Physica Status Solidi - Rapid Research Letters Wiley-VCH Verlag (2014)

P Scho nherr, S Zhang, Y Liu, P Kusch, S Reich, T Giles, D Daisenberger, D Prabhakaran, Y Chen, T Hesjedal

A novel topological insulator with orthorhombic crystal structure is demonstrated. It is characterized by quasi one-dimensional, conducting atomic chains instead of the layered, two-dimensional sheets known from the established Bi2(Se,Te)3 system. The Sb-doped Bi2Se3 nanowires are grown in a TiO2-catalyzed process by chemical vapor deposition. The binary Bi2Se3 is transformed from rhombohedral to orthorhombic by substituting Sb on ∼38% of the Bi sites. Pure Sb2Se3 is a topologically trivial band insulator with an orthorhombic crystal structure at ambient conditions, and it is known to transform into a topological insulator at high pressure. Angle-resolved photoemission spectroscopy shows a topological surface state, while Sb doping also tunes the Fermi level to reside in the bandgap.


Vapour-liquid-solid growth of ternary Bi2Se2Te nanowires.

Nanoscale research letters 9 (2014) 127-

P Schönherr, LJ Collins-McIntyre, S Zhang, P Kusch, S Reich, T Giles, D Daisenberger, D Prabhakaran, T Hesjedal

: High-density growth of single-crystalline Bi2Se2Te nanowires was achieved via the vapour-liquid-solid process. The stoichiometry of samples grown at various substrate temperatures is precisely determined based on energy-dispersive X-ray spectroscopy, X-ray diffraction, and Raman spectroscopy on individual nanowires. We discuss the growth mechanism and present insights into the catalyst-precursor interaction.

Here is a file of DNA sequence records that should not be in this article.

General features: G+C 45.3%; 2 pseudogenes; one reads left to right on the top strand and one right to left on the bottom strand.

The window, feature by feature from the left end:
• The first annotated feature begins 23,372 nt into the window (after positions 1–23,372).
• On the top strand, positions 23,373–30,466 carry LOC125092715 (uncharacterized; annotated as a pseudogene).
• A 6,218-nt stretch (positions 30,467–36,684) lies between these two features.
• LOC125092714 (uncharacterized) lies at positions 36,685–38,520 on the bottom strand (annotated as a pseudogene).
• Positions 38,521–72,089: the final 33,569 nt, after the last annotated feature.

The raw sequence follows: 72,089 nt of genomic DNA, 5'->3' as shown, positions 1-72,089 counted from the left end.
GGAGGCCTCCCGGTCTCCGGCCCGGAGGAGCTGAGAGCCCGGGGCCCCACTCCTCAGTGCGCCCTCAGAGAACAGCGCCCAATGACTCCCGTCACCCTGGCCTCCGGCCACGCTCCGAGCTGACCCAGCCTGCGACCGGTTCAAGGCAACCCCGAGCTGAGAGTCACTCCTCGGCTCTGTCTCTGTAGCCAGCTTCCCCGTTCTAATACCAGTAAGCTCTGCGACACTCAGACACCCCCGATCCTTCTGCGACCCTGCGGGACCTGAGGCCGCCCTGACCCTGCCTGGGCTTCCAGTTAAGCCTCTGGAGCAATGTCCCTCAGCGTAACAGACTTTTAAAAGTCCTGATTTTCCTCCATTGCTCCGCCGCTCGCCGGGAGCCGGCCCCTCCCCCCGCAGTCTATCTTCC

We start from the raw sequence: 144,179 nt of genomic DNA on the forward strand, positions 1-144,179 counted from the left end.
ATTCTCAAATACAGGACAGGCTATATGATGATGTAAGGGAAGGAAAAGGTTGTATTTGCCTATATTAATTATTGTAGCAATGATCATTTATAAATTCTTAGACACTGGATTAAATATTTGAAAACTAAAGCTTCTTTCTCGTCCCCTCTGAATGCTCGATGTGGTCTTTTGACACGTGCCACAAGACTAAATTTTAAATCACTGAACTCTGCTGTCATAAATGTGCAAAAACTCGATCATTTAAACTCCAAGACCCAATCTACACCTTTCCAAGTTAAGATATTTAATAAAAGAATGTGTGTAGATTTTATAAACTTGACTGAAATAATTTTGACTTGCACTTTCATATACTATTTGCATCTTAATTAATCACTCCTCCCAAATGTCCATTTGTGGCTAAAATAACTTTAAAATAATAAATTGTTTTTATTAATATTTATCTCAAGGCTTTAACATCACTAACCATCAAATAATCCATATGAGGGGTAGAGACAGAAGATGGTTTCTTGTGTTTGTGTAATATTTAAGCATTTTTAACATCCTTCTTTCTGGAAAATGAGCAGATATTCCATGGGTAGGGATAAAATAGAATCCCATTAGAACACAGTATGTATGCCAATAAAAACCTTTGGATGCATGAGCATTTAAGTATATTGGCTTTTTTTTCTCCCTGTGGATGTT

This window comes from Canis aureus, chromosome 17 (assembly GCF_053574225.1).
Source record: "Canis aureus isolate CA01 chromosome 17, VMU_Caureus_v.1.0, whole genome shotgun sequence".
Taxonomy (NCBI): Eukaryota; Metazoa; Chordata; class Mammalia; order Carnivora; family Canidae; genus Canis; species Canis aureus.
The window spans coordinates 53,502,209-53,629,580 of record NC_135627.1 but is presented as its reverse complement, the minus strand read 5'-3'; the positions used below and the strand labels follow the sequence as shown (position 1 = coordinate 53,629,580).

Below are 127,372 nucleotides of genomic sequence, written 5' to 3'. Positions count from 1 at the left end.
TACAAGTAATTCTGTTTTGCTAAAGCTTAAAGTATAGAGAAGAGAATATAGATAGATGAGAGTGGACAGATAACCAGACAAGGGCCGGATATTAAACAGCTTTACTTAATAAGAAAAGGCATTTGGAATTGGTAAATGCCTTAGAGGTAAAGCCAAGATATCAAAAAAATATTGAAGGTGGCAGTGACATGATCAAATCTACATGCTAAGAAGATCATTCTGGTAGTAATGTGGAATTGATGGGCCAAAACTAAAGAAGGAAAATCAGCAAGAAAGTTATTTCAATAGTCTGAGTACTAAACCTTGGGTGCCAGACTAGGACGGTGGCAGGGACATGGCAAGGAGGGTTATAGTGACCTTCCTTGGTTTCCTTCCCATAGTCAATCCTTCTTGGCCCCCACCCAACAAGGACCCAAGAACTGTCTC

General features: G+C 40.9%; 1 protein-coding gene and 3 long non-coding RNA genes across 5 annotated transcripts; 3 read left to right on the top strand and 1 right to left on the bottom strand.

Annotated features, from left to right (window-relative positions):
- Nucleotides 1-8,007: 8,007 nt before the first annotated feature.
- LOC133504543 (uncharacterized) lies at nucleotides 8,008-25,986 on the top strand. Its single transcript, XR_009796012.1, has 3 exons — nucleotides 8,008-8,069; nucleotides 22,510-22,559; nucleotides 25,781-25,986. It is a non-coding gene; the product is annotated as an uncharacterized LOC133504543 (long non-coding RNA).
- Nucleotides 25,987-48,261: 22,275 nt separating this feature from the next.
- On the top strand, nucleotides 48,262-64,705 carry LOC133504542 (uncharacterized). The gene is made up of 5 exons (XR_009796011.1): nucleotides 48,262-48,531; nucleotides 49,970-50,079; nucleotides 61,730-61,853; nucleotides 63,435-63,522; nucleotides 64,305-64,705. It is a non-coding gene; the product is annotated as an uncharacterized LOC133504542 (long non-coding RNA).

Catalyst-free growth of Bi2Te3 nanostructures by molecular beam epitaxy

APPLIED PHYSICS LETTERS 105 (2014) ARTN 153114

SE Harrison, P Schoenherr, Y Huo, JS Harris, T Hesjedal


X-ray magnetic spectroscopy of MBE-grown Mn-doped Bi2Se3 thin films

AIP ADVANCES 4 (2014) ARTN 127136

LJ Collins-McIntyre, MD Watson, AA Baker, SL Zhang, AI Coldea, SE Harrison, A Pushp, AJ Kellock, SSP Parkin, G van der Laan, T Hesjedal


Engineering of Bi2Se3 nanowires by laser cutting

EUROPEAN PHYSICAL JOURNAL-APPLIED PHYSICS 66 (2014) ARTN 10401

P Schoenherr, AA Baker, P Kusch, S Reich, T Hesjedal


Magnetic Cr doping of Bi2Se3: Evidence for divalent Cr from x-ray spectroscopy

PHYSICAL REVIEW B 90 (2014) ARTN 134402

AI Figueroa, G van der Laan, LJ Collins-McIntyre, S-L Zhang, AA Baker, SE Harrison, P Schoenherr, G Cibin, T Hesjedal


Controlled removal of amorphous Se capping layer from a topological insulator

APPLIED PHYSICS LETTERS 105 (2014) ARTN 241605

K Virwani, SE Harrison, A Pushp, T Topuria, E Delenia, P Rice, A Kellock, L Collins-McIntyre, J Harris, T Hesjedal, S Parkin


Study of Gd-doped Bi2Te3 thin films: Molecular beam epitaxy growth and magnetic properties

Journal of Applied Physics 115 (2014) 2

SE Harrison, LJ Collins-McIntyre, S Li, AA Baker, LR Shelford, Y Huo, A Pushp, SSP Parkin, JS Harris, E Arenholz, G van der Laan, T Hesjedal


Modelling ferromagnetic resonance in magnetic multilayers: Exchange coupling and demagnetisation-driven effects